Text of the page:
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Our State (NoCar F 251 S77), Vol. 72 Issue 9, Feb 2005, p34-36, 38, il, por Periodical Website
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7019
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In 1915, the world's largest recorded chestnut tree stood in Haywood County and measured seventeen feet in diameter. Today, North Carolina's largest recorded chestnut stands at Wayah Bald and measures sixteen inches around. In the intervening years, chestnut trees in the Appalachian region were nearly wiped out by a devastating blight. In Asheville, a branch of the American Chestnut Foundation is working to restore these once-mighty trees to the forests.
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Our State (NoCar F 251 S77), Vol. 72 Issue 9, Feb 2005, p120-125, il Periodical Website
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Record #:
7018
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W. R. Edmonds's small pamphlet \"The North Carolina State Flag,\" published in 1911, is the most authoritative resource available on the state's flag. Edmonds was a member of the North Carolina Historical Commission when he wrote the pamphlet, which is about three and a half pages in length, followed by four pages of footnotes. Kerr discusses some of the interesting facts from the text.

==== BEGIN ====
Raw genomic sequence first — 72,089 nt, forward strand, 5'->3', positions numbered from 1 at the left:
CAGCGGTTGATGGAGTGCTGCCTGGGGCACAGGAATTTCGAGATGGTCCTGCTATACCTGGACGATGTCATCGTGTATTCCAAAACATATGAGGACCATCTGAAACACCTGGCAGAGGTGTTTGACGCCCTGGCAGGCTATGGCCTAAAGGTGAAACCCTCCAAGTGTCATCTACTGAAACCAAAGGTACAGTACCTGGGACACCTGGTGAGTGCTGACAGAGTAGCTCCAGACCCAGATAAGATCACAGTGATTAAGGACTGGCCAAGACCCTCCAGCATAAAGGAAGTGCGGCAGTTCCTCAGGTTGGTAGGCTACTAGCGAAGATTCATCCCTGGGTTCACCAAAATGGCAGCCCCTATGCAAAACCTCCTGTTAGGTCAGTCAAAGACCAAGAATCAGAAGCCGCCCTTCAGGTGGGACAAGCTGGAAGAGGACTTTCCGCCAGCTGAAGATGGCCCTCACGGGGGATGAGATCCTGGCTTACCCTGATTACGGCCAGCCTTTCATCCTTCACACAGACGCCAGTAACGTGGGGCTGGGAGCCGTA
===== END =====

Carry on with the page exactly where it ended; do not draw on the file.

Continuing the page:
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Our State (NoCar F 251 S77), Vol. 72 Issue 9, Feb 2005, p112-114, il Periodical Website
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Record #:
7021
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Edgecombe County was created in 1741, and Tarboro, the county seat, is the country's premier town for highlighting historic architecture. The Town Common in Tarboro, created in 1760, is the only remaining colonial era town common in North Carolina. Westbrook discusses county history, visitors' points of interest, and the effects of the flood of 1999 on Tarboro and Princeville.
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Our State (NoCar F 251 S77), Vol. 72 Issue 9, Feb 2005, p136-140, il Periodical Website
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7016
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Drew Langsner is the owner and instructor at Country Workshops Woodworking School in Madison. There, he and others teach traditional mountain woodworking skills using the traditional tools. Classes include chairmaking, bowl and spool carving, cooking, quilting, and ceramic instruction.